The Bill of Rights for Sober, Happy, and Healthy Human Beings

Sober | LakehouseRecoveryCenter.comOne of the most common traits of those who have experienced addiction, trauma, or mental illness is that they feel as though their thoughts and feelings don’t matter. They feel as though what’s important to them is not important to anyone else. And this underlying feeling and belief in unworthiness can play a role in the development of an addiction.

For instance, if you believe that you’re not good enough or not worthy of having a happy life, you’re more likely to make choices that reflect this belief. You might, for instance, feel it’s okay to get drunk every night. You might continue to eat poorly, avoid exercising, and staying up all night before having to go to work the next morning. In other words, it’s typical for those who have beliefs about unworthiness to not know how to take care of themselves. It’s as though their life, including their thoughts, ideas, feelings, and body, don’t matter.

Learning About Happiness

However, one of the great things about recovery is that you learn quite the opposite. You learn that your life does matter. You learn that what you’re feeling and thinking has an effect on your own life and so, for that reason alone, they are worthy of paying attention to. However, they are also worthy of your attention because they are yours, and your life matters.

In fact, because your life matters, you have certain rights that perhaps you never learned. If your childhood was traumatic, chaotic, or in any way dysfunctional, you might have never learned about the rights you have, for simply being alive. The following rights were taken and adapted from The Anxiety and Phobia Workbook by Eugene Bourne.

You may want to read them and choose the ones that stand out for you. Perhaps you were taught growing up that anger wasn’t okay to express, when in fact it is. We simply need to learn how to express anger in healthy ways. However, as you’ll read below, you have the right to be angry.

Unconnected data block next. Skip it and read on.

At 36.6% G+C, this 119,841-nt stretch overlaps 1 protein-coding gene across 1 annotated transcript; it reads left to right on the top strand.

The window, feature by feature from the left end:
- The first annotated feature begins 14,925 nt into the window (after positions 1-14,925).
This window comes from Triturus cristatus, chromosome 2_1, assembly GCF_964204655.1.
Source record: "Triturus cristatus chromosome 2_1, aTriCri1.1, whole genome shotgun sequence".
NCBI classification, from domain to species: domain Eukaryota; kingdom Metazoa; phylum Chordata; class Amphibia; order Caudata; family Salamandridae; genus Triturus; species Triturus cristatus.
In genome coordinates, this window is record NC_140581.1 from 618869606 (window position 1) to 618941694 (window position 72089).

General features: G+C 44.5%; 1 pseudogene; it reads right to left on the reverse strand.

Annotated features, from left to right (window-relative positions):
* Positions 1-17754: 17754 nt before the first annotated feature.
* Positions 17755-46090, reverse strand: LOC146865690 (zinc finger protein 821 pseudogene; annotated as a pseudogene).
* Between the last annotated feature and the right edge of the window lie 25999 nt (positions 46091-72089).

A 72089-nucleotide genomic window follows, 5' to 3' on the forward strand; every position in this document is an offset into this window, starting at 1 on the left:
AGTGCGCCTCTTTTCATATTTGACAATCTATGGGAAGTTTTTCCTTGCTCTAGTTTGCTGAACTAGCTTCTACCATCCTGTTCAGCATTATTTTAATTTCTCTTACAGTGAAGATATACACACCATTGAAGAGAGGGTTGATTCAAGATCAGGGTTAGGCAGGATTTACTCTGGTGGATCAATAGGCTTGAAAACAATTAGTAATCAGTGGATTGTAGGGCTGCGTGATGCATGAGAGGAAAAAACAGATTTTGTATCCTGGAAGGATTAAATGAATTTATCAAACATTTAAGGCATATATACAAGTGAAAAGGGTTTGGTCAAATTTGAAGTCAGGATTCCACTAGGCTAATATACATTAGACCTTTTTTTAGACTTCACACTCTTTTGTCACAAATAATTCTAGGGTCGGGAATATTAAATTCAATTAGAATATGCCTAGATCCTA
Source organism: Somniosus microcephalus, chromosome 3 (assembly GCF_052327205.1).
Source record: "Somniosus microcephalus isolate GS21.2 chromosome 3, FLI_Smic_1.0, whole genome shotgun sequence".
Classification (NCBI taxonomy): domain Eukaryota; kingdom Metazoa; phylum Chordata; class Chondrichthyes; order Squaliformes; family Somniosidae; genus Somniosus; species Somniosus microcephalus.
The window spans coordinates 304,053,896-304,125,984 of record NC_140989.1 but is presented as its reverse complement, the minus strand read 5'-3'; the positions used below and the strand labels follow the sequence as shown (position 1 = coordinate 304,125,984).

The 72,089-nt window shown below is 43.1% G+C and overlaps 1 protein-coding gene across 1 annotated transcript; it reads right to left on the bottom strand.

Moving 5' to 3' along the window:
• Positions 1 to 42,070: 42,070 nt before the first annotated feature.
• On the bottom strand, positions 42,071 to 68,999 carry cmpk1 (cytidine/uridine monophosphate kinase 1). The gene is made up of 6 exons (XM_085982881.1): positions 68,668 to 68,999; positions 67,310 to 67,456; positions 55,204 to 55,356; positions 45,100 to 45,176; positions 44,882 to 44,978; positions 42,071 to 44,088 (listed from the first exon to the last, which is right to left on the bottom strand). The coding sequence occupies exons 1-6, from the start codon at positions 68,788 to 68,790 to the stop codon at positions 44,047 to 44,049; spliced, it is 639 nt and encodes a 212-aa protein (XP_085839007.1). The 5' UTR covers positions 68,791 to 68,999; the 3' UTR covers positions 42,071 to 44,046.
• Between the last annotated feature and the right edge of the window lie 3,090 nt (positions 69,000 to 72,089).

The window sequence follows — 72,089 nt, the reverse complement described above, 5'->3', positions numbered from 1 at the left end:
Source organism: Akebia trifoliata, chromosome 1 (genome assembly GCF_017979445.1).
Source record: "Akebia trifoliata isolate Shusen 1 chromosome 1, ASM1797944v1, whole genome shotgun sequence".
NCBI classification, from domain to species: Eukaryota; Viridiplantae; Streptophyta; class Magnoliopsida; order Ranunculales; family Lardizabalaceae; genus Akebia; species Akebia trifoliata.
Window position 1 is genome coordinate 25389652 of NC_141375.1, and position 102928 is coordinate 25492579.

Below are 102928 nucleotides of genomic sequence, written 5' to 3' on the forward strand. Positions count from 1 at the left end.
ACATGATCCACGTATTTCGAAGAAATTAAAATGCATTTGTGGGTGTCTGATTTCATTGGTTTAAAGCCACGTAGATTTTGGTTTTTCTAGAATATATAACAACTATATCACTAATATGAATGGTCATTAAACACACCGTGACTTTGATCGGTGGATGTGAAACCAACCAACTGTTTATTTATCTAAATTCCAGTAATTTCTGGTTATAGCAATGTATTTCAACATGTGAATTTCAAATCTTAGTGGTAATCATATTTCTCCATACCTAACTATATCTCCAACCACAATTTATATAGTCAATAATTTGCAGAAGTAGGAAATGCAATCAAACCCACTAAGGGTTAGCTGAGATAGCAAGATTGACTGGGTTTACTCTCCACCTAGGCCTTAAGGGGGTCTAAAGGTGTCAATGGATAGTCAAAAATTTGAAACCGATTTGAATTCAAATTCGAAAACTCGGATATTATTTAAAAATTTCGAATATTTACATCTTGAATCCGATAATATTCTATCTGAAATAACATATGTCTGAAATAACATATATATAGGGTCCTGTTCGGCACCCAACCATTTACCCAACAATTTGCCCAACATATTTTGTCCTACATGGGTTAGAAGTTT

• I have the right to ask for what I want.
  • I have the right to say no to requests or demands I can’t meet.
  • I have the right to change my mind.
  • I have the right to make mistakes and not have to be perfect.
  • I have the right to follow my own values and standards.
  • I have the right to express all of my feelings, both positive or negative.
  • I have the right to say no to anything when I feel I am not ready, it is unsafe, or it violates my values.
  • I have the right to determine my own priorities.
  • I have the right not to be responsible for others’ behavior, actions, feelings or problems.
  • I have the right to expect honesty from others.
  • I have the right to be angry.
  • I have the right to be uniquely myself.
  • I have the right to feel scared and say “I’m afraid.”
  • I have the right to say “I don’t know.”
  • I have the right not to give excuses or reasons for my behavior.
  • I have the right to make decisions based on my feelings.
  • I have the right to my own needs for personal space and time.
  • I have the right to be playful and frivolous.
  • I have the right to be healthy.
  • I have the right to be in a non-abusive environment.
  • I have the right to make friends and be comfortable around people.
  • I have the right to change and grow.
  • I have the right to have my needs and wants respected by others.
  • I have the right to be treated with dignity and respect.
  • I have the right to be happy.

The Bill of Rights listed above are not only for those who want to be sober, happy, and healthy. They are for everyone. Every human being deserves to live a joyful and meaningful life.